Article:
When a Fermi gas of electrons (e.g. in a star) is squeezed by the gravity into a smaller volume, the Pauli exclusion principle requires the electrons to take higher energy levels. This raises the temperature and increases the speed of the electrons to relativistic limits.
Consider the star is under the Chandrasekhar limit and becomes stable in the long term with the fermionic pressure exactly balancing out the gravity. Assume the star has enough time to cool down (whatever billions or trillions of years necessary).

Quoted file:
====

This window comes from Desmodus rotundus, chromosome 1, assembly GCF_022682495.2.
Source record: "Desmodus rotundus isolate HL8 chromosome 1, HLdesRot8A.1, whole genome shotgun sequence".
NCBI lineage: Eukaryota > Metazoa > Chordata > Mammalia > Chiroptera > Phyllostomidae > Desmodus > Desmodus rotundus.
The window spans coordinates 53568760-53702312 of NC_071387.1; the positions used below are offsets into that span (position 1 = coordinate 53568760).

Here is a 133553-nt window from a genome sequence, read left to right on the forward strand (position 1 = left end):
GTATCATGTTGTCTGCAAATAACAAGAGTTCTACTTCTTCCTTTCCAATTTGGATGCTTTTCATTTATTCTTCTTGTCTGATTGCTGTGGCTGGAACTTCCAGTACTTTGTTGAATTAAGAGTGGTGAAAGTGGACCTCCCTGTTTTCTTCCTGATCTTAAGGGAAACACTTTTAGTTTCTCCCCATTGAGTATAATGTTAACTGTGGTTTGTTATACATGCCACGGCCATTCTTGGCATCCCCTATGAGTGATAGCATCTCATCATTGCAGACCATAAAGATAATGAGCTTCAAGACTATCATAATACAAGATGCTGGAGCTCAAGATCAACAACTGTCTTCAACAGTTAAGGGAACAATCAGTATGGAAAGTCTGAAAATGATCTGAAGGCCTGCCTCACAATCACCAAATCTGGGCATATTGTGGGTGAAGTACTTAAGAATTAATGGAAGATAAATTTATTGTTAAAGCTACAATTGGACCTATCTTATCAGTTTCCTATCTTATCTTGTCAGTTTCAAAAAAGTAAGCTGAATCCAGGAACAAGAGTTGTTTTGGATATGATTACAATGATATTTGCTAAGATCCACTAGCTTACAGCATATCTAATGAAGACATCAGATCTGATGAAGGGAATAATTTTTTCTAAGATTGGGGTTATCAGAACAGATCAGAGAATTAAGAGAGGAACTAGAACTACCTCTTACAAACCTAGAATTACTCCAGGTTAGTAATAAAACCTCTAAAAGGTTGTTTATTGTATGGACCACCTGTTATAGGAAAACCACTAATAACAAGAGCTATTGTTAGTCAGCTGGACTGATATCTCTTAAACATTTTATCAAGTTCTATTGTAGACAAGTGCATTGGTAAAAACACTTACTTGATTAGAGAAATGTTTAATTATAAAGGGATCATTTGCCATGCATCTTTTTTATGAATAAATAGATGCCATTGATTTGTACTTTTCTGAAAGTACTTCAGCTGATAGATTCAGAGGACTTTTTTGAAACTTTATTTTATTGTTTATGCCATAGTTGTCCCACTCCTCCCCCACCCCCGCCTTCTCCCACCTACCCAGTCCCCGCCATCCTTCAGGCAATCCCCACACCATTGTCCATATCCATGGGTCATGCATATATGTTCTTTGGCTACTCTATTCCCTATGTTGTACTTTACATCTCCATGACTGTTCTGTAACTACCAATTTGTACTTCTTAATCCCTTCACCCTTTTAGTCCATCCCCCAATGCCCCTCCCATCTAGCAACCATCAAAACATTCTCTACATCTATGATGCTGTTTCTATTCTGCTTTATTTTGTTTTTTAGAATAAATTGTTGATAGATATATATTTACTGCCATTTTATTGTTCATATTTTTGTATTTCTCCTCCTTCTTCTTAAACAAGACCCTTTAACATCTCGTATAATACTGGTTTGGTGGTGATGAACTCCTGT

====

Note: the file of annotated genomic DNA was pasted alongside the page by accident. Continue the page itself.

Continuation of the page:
Could someone please clarify the following? On one hand, the Pauli exclusion principle requires the electrons to have high energies and therefore the star to have a high temperature. On the other hand, the star cannot possibly have a high temperature, because it has completely cooled down.
A hot temperature would imply a black body radiation, but radiation cannot last forever without a source of energy. What is the way to resolve the high temperature required by the Pauli exclusion principle against the fact that there is no source of energy to maintain the radiation in the long run?